Saturday, 28 March 2015

Dontrell, Who Kissed the Sea

I don't often write reviews, and I hope this doesn't become a trend, but to all who will read I must say this: See the play Dontrell, Who Kissed the Sea.

Notwithstanding that a friend of mine was in it, and notwithstanding that another friend cast the show, this was the finest piece of theatre I believe I've seen in Los Angeles. (Last year's Pope: An Epic Musical was very good, and it's a show I'd like to revisit, but that production didn't have the same polish at Dontrell does. Not by a long shot.) Dontrell is a play that needs to be Off-Broadway. It's a play that needs to be seen and heard by millions; it's a play we all can relate to and, hopefully, glean some inspiration from. Dontrell is a coming-of-age story in a way, but it's also a story about connecting with something deeper, connecting with your ancestors. Sure, that would be enough, but what startles me is how remarkably well-written Dontrell is. The words are more than prose, more than poetry. They are that divinely-inspired thing which only theatre can be; a stream of reality and fantasy and spirituality poured out on stage by seven actors with a minimal set and costumes (which, by the way, are expertly executed—it doesn't feel like minimalism).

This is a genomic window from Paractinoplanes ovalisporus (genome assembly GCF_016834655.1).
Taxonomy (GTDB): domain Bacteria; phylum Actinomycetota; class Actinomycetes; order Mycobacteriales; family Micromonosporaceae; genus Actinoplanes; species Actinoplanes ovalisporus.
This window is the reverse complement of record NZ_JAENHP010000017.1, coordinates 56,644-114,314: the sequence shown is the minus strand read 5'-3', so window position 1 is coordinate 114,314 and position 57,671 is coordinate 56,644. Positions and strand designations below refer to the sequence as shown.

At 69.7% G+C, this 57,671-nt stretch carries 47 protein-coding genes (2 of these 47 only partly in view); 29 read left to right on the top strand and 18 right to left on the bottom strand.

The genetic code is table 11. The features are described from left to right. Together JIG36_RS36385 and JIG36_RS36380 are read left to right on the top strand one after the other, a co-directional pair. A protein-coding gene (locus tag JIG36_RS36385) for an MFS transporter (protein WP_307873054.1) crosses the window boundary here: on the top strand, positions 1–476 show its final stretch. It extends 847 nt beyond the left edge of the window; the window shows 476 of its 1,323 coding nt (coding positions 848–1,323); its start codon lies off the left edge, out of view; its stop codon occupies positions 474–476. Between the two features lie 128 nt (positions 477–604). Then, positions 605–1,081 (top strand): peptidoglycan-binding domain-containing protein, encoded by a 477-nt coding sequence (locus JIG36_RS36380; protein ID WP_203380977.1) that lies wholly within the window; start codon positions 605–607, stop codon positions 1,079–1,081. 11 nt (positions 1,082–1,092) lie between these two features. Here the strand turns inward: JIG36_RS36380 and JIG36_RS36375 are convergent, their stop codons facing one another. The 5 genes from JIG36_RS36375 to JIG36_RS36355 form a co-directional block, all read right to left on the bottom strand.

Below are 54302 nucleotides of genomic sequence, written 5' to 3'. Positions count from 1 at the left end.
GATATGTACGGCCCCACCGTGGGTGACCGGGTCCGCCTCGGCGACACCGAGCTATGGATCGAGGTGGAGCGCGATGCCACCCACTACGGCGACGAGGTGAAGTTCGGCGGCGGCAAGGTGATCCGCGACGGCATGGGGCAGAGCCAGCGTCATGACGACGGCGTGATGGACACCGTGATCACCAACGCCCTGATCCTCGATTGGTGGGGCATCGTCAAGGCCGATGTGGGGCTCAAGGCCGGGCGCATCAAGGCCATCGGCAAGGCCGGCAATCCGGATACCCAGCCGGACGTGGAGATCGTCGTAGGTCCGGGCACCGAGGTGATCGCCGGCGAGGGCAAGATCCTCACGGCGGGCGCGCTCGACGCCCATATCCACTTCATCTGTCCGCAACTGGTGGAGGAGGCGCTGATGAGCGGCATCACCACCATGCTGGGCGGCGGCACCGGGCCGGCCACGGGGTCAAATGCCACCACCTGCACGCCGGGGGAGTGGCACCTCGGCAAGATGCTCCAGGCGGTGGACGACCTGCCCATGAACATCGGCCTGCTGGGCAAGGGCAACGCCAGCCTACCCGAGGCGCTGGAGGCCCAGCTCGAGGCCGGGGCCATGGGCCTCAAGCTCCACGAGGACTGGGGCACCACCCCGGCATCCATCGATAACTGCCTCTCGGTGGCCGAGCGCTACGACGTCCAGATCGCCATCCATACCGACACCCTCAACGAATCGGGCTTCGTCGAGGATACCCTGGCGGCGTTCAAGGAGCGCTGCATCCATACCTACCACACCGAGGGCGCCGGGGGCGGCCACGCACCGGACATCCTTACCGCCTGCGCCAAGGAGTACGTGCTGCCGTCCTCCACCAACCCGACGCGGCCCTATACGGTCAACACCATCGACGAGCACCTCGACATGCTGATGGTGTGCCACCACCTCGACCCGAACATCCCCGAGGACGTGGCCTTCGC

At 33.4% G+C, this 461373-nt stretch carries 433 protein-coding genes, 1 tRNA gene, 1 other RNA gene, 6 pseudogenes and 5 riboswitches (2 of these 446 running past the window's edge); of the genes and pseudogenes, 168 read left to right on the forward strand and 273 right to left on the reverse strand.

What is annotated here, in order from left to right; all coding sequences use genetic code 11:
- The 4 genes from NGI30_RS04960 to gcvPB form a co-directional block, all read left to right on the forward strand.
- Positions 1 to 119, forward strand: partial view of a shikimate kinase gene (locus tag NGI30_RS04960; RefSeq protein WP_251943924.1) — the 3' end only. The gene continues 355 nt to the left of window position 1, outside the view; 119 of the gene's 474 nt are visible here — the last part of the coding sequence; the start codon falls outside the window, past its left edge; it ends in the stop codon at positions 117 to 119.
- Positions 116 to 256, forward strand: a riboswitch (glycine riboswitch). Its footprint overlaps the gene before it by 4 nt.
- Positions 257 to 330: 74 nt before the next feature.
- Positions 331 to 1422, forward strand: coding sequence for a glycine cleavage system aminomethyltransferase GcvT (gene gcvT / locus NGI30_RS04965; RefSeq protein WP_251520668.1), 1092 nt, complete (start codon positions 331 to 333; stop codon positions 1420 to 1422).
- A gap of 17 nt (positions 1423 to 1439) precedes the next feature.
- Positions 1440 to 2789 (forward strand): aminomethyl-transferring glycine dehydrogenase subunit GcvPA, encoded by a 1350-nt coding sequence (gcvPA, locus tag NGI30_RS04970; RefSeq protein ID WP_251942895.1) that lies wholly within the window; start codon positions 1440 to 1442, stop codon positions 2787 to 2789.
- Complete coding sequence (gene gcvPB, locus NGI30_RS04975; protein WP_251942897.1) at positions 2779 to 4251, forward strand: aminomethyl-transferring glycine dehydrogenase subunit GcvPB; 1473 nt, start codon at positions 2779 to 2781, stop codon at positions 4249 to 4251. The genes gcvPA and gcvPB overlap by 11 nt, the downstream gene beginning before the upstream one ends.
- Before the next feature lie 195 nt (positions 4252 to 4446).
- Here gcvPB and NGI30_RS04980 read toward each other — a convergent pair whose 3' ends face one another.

Dontrell is a dreamer. The whole play starts with a dream. He talks to the audience via a tape recorder (old-fashioned) to the bemusement and annoyance of his associates. He is us. We are him. The adversity he faces is a family he feels will reject him for seeking something deeper in his family line, in (perhaps) his destiny. He almost drowns, but is saved by a lifeguard who becomes his companion. She has her own quest, her own hang-ups and so on, but in this regard they are perfect for each other. They support each other's mission.

Key to the success of the entire piece is the use of music; specifically, drumming, singing, and rapping. Percussion begins and ends the piece, envelops the piece. Music draws us in and forces us to feel what this piece is about, in our chests. The room moves with us.

We are left with a beautiful feeling, an aura of enlightenment, and a sense of something larger than ourselves. Its premiere rolls on into cities beyond Los Angeles, but I hope sincerely it gets a chance in the big spotlight somewhere in the theatrical pantheon that is Manhattan.

Tuesday, 3 February 2015

2014: The Year of Les Miz

One of the first shows I ever saw on Broadway was Les Misérables, and ever since then, it was my dream to play Valjean. What a blessing it was last year, then, to not only play the role, but to play it in two different productions. It couldn't have come at a better time for me personally and professionally, and it's been great to reflect on the changes that have come from filling those shoes, even for a short time.

In the dressing room at the
California Theatre with Javert
(Quentin Garzon)